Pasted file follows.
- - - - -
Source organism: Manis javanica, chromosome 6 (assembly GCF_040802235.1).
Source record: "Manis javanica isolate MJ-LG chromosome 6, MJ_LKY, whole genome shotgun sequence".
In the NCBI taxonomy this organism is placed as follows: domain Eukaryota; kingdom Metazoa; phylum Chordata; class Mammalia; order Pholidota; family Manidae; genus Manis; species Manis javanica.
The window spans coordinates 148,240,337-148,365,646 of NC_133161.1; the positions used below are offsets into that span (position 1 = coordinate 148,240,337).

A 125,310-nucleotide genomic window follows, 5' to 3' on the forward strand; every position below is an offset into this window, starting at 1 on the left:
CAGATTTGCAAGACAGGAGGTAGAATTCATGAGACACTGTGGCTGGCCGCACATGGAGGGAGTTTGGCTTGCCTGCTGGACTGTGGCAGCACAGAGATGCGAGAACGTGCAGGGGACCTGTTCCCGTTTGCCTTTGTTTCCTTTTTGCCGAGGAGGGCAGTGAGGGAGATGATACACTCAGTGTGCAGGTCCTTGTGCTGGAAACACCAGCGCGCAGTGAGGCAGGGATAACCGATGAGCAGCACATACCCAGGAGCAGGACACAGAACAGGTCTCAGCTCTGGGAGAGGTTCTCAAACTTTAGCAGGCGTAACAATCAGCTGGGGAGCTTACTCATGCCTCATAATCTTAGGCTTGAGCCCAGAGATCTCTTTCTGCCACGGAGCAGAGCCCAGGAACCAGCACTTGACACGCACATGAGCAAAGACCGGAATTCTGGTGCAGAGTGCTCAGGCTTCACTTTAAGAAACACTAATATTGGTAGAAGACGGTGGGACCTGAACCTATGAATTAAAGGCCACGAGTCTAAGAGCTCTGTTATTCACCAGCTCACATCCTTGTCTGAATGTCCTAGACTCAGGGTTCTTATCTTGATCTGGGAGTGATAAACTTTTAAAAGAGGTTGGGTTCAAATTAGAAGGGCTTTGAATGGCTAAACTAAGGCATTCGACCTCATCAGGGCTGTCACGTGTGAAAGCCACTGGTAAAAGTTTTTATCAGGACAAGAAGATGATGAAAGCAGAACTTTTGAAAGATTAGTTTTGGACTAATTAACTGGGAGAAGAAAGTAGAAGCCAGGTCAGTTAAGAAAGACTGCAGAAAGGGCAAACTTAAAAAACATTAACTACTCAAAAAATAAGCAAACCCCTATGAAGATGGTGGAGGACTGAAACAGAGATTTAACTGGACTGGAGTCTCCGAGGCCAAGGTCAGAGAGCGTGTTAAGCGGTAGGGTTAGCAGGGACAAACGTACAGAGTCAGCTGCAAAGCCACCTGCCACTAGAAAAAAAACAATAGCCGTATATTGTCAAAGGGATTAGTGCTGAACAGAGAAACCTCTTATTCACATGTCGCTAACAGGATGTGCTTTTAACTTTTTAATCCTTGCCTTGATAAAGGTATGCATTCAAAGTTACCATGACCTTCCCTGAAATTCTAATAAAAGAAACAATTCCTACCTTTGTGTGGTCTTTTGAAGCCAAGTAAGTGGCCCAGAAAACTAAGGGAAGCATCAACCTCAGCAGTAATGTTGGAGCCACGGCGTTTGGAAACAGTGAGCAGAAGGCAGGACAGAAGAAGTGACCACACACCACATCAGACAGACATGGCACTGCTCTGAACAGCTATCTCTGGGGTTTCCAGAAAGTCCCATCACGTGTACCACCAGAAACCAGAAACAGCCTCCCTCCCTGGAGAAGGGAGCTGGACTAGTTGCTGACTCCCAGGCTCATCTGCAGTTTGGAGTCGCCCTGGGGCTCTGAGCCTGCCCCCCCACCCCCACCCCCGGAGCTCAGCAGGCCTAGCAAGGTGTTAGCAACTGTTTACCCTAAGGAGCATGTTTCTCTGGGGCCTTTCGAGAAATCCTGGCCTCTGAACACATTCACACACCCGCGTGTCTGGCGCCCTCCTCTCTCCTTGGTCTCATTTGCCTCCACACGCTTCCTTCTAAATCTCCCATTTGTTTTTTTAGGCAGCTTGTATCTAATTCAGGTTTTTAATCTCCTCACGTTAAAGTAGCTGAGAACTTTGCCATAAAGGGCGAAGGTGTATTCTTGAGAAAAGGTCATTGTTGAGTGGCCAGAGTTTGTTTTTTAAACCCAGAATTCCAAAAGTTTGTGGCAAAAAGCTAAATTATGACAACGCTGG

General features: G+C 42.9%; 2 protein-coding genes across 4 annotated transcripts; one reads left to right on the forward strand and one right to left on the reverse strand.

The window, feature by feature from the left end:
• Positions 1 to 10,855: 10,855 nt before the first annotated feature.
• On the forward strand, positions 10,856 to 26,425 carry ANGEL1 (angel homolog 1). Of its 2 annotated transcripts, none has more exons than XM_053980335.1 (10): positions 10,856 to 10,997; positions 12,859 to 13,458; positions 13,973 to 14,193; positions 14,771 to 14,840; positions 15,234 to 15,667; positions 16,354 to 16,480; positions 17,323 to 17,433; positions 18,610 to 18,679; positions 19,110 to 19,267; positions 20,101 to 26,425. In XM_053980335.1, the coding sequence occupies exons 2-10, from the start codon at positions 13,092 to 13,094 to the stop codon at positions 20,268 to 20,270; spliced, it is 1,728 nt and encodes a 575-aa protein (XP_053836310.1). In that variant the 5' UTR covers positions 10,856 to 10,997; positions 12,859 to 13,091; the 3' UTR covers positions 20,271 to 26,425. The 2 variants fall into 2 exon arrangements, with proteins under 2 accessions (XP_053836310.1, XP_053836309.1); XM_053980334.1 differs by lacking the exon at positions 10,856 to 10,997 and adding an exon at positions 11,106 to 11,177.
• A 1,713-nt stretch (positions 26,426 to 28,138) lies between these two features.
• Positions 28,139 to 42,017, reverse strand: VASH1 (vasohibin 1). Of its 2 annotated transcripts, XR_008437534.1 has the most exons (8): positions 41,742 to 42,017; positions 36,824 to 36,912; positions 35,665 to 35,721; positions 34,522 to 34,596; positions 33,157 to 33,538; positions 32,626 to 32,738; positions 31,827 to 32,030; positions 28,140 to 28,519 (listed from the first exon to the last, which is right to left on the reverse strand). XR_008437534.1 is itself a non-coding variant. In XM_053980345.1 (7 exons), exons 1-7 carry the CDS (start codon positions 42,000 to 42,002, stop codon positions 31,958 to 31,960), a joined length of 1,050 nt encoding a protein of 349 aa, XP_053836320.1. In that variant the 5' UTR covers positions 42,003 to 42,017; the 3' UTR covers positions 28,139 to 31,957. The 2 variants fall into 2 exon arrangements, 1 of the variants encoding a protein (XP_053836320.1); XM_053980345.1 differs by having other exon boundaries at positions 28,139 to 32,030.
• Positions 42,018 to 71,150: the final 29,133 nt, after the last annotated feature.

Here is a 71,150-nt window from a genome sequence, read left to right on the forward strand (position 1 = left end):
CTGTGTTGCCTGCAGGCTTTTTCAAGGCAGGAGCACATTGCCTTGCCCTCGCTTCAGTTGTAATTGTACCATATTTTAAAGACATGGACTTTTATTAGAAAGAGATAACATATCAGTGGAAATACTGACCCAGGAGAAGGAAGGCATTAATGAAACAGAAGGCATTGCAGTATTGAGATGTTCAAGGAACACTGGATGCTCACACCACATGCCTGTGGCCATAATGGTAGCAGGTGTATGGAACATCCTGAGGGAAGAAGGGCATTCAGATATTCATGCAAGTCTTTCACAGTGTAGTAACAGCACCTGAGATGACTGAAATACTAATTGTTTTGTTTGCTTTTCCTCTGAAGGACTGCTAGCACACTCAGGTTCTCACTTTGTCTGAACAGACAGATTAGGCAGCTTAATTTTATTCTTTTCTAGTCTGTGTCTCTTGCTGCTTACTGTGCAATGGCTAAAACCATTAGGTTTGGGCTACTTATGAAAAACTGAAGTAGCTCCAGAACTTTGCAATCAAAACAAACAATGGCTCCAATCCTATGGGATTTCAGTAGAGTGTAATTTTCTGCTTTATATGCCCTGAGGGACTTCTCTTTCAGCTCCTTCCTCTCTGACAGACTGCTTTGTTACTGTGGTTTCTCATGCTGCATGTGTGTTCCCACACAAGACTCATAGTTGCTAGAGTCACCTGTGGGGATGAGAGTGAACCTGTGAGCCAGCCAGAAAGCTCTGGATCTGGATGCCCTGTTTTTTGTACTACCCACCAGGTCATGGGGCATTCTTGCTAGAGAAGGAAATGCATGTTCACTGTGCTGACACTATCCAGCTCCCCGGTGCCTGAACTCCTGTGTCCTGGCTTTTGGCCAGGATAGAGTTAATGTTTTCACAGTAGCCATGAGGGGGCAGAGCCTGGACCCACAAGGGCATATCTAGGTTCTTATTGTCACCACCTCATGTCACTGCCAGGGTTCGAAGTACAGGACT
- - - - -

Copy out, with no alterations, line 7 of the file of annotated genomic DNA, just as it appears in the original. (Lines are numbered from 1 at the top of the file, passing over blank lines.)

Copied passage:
General features: G+C 42.9%; 2 protein-coding genes across 4 annotated transcripts; one reads left to right on the forward strand and one right to left on the reverse strand.